Why not enjoy the tea ceremony while in Kyoto? It's not only about sitting on your knees in Japanese rooms!!
Without a doubt chado, or the "tea ceremony" as it is commonly referred to in the West, is the essence of Japanese culture. Wabicha, a simple, rustic way of serving tea was perfected by SEN no Rikyu, in the Sengoku and Azuchi-Momoyama period. A master of the tea ceremony, his influence on the spirituality of the Japanese and his asthtetic sense serve as a basis of Japan's beauty of style, art, and hospitality, that continues even to the present day.
Kyoto has flourished as a sacred place for the tea ceremony since its inception. Tea was originally brought here from China and there are many tea shops in Uji that are centuries old. The three Sen families, Omotesenke, Urasenke and Mushanokojisenke that can trace their lineage all the way back to Sen no Rikyu are all headquartered here.
For those sightseeing in Kyoto taking part in a tea ceremony is a must-do! There are many private tea gatherings throughout the year hosted by the traditional tea families. But there are also many gatherings for the general public which are very popular. They are often held in temples and shrines with traditional tea rooms with tatami mats. But a tea gathering can be enjoyed without having to sit on one's knees!
A teacher of the Japanese tea ceremony from Canada!
"The Way of Tea is something to enjoy," says Randy Channell Soei. He is a tea ceremony master from Canada qualified as a professor of the Urasenke tradition.
After traveling around Asia to studying the martial arts, he came to Japan to learn Kendo and Iaido. When he was training in Matsumoto, Nagano, he was introduced to the tea ceremony and immediately became a student of it. Originally it was a cultural balance to his martial training but gradually tea took over his life. He moved to Kyoto to attend the Urasenke technical college from where he graduated with a teaching certificate.
How about having tea at Randy's café?
Randy Sensei lectures and teaches the way of tea all over Japan. His main lessons are held at Nashinoki Shrine and his café, ran Hotei. It opened in 2007 in the Sanjokai Shotengai Shopping Arcade, a street running east-west, slightly south of Nijo castle. The café built in the Meiji era strives for an East-West atmosphere and was renovated with the image of Taisho Roman meets Art Deco style in mind.
It was originally opened for letting people become familiar with not only tea as a drink but also the way of tea. Randy Sensei has his own original matcha (powdered green tea) that you can try. He has produced seven kinds of this special matcha.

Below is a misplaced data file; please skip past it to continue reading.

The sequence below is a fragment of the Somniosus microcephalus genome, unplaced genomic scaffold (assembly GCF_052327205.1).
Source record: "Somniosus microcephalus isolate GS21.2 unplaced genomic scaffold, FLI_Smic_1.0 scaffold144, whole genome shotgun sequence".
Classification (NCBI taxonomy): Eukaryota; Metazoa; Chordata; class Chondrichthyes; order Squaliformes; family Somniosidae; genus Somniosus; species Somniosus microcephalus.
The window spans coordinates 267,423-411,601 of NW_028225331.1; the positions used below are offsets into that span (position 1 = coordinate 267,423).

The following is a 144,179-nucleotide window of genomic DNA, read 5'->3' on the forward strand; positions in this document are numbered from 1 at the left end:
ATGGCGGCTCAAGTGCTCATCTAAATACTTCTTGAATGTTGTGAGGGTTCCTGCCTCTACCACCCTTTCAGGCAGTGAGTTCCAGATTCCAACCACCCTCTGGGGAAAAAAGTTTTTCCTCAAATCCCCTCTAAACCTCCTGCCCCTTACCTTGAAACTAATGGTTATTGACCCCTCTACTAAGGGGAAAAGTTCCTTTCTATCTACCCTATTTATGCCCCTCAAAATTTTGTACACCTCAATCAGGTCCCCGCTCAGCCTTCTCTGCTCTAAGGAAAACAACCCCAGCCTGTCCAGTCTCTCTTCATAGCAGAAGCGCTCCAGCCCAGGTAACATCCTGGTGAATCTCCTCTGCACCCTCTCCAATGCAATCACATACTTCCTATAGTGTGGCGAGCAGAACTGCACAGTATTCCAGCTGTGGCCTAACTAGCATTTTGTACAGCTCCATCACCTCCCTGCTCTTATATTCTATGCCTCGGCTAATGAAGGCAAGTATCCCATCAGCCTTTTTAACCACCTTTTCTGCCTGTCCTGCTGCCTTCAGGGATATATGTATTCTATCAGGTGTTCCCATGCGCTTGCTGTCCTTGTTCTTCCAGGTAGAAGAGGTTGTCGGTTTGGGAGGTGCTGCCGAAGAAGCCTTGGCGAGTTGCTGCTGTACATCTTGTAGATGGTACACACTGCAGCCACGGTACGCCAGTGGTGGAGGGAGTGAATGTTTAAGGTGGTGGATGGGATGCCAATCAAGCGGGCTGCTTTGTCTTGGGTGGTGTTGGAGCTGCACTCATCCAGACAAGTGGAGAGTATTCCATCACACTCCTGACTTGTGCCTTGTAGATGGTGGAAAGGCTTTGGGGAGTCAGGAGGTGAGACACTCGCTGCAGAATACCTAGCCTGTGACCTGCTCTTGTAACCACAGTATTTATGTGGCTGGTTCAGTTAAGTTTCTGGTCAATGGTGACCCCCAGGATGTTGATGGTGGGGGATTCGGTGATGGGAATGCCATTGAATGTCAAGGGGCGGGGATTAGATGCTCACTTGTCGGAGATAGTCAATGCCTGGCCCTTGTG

The café also serves coffee and regular teas with a small food menu with curry rice, soup and quiche. For dessert there are cakes and Japanese confectioneries. A few of the drinks and desserts use Randy Sensei's tea. Two of the more popular items are a matcha tofu cake and an original matcha soda.
According to the rank of matcha one chooses the price ranges from 850 ~ 1250 yen including a sweet. (The one in the photo is a thick tea named "Nichigetsu no Mukashi", this set is 1250 yen.) In the photo the sweet and tea are shown together but in the café, according to the proper manner, the sweet is served first then the tea. The sweets, that often reflect the seasons, come from several traditional sweet shops in Kyoto. The one featured here is titled "Sunset." The sweet enhances the natural sweetness of the vivid green of the tea and together with the aroma of the finely ground leaves of the matcha one should achieve a calmness of mind. The bowls selected add to the overall serving as well.
Matcha tofu cake for 1000 yen with a favorite drink. The unique taste and scent of the soybeans precedes the sweetness. The exclusive, full-flavored matcha used for the cake also accents the aroma and slight bitterness.
On the second floor you can experience the tea ceremony using tables and chairs...."Ryurei shiki"
There are other things to enjoy besides the café menu at "ran Hotei". One can participate in a tea ceremony experience on the second floor.
(3500 yen for about 1 hour. Available by reservation for two or more guests.) So, is there a tatami-mat Japanese room at the top of the stairs? No, the second floor is a western style room with a wooden floor where Randy Sensei serves tea using a table and a chairs. In Japanese it is called "Ryurei shiki". Is it not necessary for you to take off your shoes and to kneel on hard tatami mats. There is also no dress code.
Though sitting on your knees is traditional in the tea ceremony it is difficult and many cannot do it. In 1872 Kyoto hosted a World Expo and the Grand Tea Master of Urasenke at the time developed a style using tables and chairs to show the heart of hospitality of the way of tea to the visiting dignitaries from overseas. The "tenchaban" as the table is called, can be used in a formal setting and maintains the manners of a proper tea gathering.
In this dignified atmosphere, Randy Sensei makes tea in a quiet flow and serves it to his guests. He also explains the order of a formal gathering and shows the techniques to prepare tea in either English or Japanese. Though somewhat humorous his teachings are proper and informative. Being taught Japanese traditional culture by a foreign teacher... it is a little strange feeling, but there are some non-Japanese who are more familiar with the traditional culture of Japan than many Japanese people nowadays. If we become humble enough to think that we must know more about the roots of our culture, it may be meaningful to participate in a tea ceremony experience.
It is all right to become interested in the tea ceremony through an informal experience, just as it is okay to appreciate fine tea in a nostalgic cafe. "Don't get caught up in the ceremony of it, tea is enjoyable!", Randy Sensei says. According to him, you can enjoy both tea and the way of tea comfortably at "ran Hotei".